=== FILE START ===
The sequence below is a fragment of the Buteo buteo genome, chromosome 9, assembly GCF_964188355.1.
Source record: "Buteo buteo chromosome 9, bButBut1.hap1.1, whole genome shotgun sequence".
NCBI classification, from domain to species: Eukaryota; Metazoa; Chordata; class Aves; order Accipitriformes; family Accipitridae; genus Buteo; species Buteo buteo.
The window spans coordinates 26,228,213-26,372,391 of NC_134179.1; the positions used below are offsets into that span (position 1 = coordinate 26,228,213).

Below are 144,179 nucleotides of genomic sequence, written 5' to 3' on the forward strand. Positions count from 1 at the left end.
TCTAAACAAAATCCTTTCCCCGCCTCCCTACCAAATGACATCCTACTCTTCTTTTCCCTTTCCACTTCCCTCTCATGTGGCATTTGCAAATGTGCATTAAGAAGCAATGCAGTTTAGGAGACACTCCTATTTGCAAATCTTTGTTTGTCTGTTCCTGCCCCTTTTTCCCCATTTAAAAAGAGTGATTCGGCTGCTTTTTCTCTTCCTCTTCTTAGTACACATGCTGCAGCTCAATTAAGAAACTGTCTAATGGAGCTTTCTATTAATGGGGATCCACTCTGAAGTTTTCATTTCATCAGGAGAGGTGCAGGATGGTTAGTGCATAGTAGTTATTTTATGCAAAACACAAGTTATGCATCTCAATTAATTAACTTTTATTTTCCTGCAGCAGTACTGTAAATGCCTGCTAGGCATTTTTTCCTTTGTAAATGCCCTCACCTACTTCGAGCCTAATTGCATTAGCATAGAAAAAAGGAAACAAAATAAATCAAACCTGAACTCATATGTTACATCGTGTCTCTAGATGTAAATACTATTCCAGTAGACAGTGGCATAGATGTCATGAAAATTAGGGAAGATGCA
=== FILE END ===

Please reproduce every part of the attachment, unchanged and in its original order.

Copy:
The sequence below is a fragment of the Buteo buteo genome, chromosome 9, assembly GCF_964188355.1.
Source record: "Buteo buteo chromosome 9, bButBut1.hap1.1, whole genome shotgun sequence".
NCBI classification, from domain to species: Eukaryota; Metazoa; Chordata; class Aves; order Accipitriformes; family Accipitridae; genus Buteo; species Buteo buteo.
The window spans coordinates 26,228,213-26,372,391 of NC_134179.1; the positions used below are offsets into that span (position 1 = coordinate 26,228,213).

Below are 144,179 nucleotides of genomic sequence, written 5' to 3' on the forward strand. Positions count from 1 at the left end.
TCTAAACAAAATCCTTTCCCCGCCTCCCTACCAAATGACATCCTACTCTTCTTTTCCCTTTCCACTTCCCTCTCATGTGGCATTTGCAAATGTGCATTAAGAAGCAATGCAGTTTAGGAGACACTCCTATTTGCAAATCTTTGTTTGTCTGTTCCTGCCCCTTTTTCCCCATTTAAAAAGAGTGATTCGGCTGCTTTTTCTCTTCCTCTTCTTAGTACACATGCTGCAGCTCAATTAAGAAACTGTCTAATGGAGCTTTCTATTAATGGGGATCCACTCTGAAGTTTTCATTTCATCAGGAGAGGTGCAGGATGGTTAGTGCATAGTAGTTATTTTATGCAAAACACAAGTTATGCATCTCAATTAATTAACTTTTATTTTCCTGCAGCAGTACTGTAAATGCCTGCTAGGCATTTTTTCCTTTGTAAATGCCCTCACCTACTTCGAGCCTAATTGCATTAGCATAGAAAAAAGGAAACAAAATAAATCAAACCTGAACTCATATGTTACATCGTGTCTCTAGATGTAAATACTATTCCAGTAGACAGTGGCATAGATGTCATGAAAATTAGGGAAGATGCA